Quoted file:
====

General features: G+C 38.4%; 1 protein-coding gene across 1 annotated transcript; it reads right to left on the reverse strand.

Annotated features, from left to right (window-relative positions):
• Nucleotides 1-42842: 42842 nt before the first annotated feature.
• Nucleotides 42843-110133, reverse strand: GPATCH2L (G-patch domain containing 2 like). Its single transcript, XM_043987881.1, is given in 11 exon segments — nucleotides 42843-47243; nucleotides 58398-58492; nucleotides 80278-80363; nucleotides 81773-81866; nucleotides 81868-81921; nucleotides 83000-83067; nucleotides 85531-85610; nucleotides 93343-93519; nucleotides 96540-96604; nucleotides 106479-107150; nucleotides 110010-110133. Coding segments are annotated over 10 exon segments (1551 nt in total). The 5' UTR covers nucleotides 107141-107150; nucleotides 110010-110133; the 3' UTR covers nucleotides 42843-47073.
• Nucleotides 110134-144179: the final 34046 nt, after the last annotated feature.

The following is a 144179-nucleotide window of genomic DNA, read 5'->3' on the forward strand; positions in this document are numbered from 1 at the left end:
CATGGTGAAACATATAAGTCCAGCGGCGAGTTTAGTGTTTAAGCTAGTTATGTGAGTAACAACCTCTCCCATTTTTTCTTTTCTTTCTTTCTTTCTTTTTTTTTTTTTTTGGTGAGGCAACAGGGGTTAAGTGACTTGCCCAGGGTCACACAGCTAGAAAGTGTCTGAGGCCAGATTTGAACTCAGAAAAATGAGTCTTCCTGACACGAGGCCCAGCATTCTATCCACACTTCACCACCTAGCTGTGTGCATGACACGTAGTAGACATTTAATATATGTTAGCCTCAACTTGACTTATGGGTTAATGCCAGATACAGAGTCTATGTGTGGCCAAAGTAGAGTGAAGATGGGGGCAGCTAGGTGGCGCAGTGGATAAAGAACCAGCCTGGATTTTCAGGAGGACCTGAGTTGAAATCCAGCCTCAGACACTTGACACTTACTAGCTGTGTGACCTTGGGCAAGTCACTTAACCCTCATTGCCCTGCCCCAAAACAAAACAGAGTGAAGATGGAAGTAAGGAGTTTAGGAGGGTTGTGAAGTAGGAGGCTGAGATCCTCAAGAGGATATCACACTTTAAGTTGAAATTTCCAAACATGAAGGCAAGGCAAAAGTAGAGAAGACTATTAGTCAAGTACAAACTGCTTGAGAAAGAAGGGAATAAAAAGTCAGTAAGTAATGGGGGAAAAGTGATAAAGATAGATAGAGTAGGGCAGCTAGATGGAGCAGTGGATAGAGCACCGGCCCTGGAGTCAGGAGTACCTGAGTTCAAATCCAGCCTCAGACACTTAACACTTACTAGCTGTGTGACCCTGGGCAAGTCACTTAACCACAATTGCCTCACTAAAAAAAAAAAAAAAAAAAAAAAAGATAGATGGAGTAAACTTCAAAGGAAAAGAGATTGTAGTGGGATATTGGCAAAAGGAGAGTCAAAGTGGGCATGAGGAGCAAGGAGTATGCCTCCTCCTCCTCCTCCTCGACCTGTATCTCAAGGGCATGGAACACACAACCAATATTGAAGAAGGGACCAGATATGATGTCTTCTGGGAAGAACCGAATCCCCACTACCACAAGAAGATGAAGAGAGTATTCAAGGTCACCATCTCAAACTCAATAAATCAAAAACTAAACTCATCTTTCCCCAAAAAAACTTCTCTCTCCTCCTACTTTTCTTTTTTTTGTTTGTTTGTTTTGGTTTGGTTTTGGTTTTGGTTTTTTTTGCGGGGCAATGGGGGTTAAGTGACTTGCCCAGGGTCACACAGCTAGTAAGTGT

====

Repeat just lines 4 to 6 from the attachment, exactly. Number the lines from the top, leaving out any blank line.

• Nucleotides 42843-110133, reverse strand: GPATCH2L (G-patch domain containing 2 like). Its single transcript, XM_043987881.1, is given in 11 exon segments — nucleotides 42843-47243; nucleotides 58398-58492; nucleotides 80278-80363; nucleotides 81773-81866; nucleotides 81868-81921; nucleotides 83000-83067; nucleotides 85531-85610; nucleotides 93343-93519; nucleotides 96540-96604; nucleotides 106479-107150; nucleotides 110010-110133. Coding segments are annotated over 10 exon segments (1551 nt in total). The 5' UTR covers nucleotides 107141-107150; nucleotides 110010-110133; the 3' UTR covers nucleotides 42843-47073.
• Nucleotides 110134-144179: the final 34046 nt, after the last annotated feature.

The following is a 144179-nucleotide window of genomic DNA, read 5'->3' on the forward strand; positions in this document are numbered from 1 at the left end: